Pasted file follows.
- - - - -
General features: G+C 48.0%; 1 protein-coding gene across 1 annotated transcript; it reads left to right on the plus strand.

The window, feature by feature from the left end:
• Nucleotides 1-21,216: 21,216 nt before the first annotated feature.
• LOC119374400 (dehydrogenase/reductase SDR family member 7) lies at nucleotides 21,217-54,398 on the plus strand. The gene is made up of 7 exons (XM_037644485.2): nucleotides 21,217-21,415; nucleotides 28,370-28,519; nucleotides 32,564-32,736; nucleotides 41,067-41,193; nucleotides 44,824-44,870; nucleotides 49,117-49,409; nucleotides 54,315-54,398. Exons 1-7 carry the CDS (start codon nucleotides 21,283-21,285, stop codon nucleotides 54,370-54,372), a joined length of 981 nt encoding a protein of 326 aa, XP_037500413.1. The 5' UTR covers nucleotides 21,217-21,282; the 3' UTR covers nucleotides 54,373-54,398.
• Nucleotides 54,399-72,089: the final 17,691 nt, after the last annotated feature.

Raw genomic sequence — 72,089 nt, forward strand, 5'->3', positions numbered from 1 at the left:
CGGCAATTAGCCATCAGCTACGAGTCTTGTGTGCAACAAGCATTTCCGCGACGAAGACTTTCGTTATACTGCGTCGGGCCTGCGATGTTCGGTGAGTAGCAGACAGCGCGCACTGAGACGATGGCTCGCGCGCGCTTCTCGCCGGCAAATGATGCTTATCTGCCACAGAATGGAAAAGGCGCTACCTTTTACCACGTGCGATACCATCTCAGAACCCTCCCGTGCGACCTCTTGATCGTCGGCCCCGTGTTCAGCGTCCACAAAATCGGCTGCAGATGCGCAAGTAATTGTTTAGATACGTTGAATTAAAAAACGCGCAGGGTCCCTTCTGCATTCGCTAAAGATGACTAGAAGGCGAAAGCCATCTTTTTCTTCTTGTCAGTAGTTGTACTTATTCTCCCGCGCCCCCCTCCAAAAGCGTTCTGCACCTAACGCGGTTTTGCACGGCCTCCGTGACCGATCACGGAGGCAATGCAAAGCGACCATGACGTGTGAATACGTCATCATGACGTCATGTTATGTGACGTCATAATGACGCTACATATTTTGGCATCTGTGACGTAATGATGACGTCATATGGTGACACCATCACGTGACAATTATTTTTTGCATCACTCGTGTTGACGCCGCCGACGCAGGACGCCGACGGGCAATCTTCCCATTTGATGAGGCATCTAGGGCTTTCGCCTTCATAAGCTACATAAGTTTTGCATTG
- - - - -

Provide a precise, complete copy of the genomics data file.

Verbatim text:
General features: G+C 48.0%; 1 protein-coding gene across 1 annotated transcript; it reads left to right on the plus strand.

The window, feature by feature from the left end:
• Nucleotides 1-21,216: 21,216 nt before the first annotated feature.
• LOC119374400 (dehydrogenase/reductase SDR family member 7) lies at nucleotides 21,217-54,398 on the plus strand. The gene is made up of 7 exons (XM_037644485.2): nucleotides 21,217-21,415; nucleotides 28,370-28,519; nucleotides 32,564-32,736; nucleotides 41,067-41,193; nucleotides 44,824-44,870; nucleotides 49,117-49,409; nucleotides 54,315-54,398. Exons 1-7 carry the CDS (start codon nucleotides 21,283-21,285, stop codon nucleotides 54,370-54,372), a joined length of 981 nt encoding a protein of 326 aa, XP_037500413.1. The 5' UTR covers nucleotides 21,217-21,282; the 3' UTR covers nucleotides 54,373-54,398.
• Nucleotides 54,399-72,089: the final 17,691 nt, after the last annotated feature.

Raw genomic sequence — 72,089 nt, forward strand, 5'->3', positions numbered from 1 at the left:
CGGCAATTAGCCATCAGCTACGAGTCTTGTGTGCAACAAGCATTTCCGCGACGAAGACTTTCGTTATACTGCGTCGGGCCTGCGATGTTCGGTGAGTAGCAGACAGCGCGCACTGAGACGATGGCTCGCGCGCGCTTCTCGCCGGCAAATGATGCTTATCTGCCACAGAATGGAAAAGGCGCTACCTTTTACCACGTGCGATACCATCTCAGAACCCTCCCGTGCGACCTCTTGATCGTCGGCCCCGTGTTCAGCGTCCACAAAATCGGCTGCAGATGCGCAAGTAATTGTTTAGATACGTTGAATTAAAAAACGCGCAGGGTCCCTTCTGCATTCGCTAAAGATGACTAGAAGGCGAAAGCCATCTTTTTCTTCTTGTCAGTAGTTGTACTTATTCTCCCGCGCCCCCCTCCAAAAGCGTTCTGCACCTAACGCGGTTTTGCACGGCCTCCGTGACCGATCACGGAGGCAATGCAAAGCGACCATGACGTGTGAATACGTCATCATGACGTCATGTTATGTGACGTCATAATGACGCTACATATTTTGGCATCTGTGACGTAATGATGACGTCATATGGTGACACCATCACGTGACAATTATTTTTTGCATCACTCGTGTTGACGCCGCCGACGCAGGACGCCGACGGGCAATCTTCCCATTTGATGAGGCATCTAGGGCTTTCGCCTTCATAAGCTACATAAGTTTTGCATTG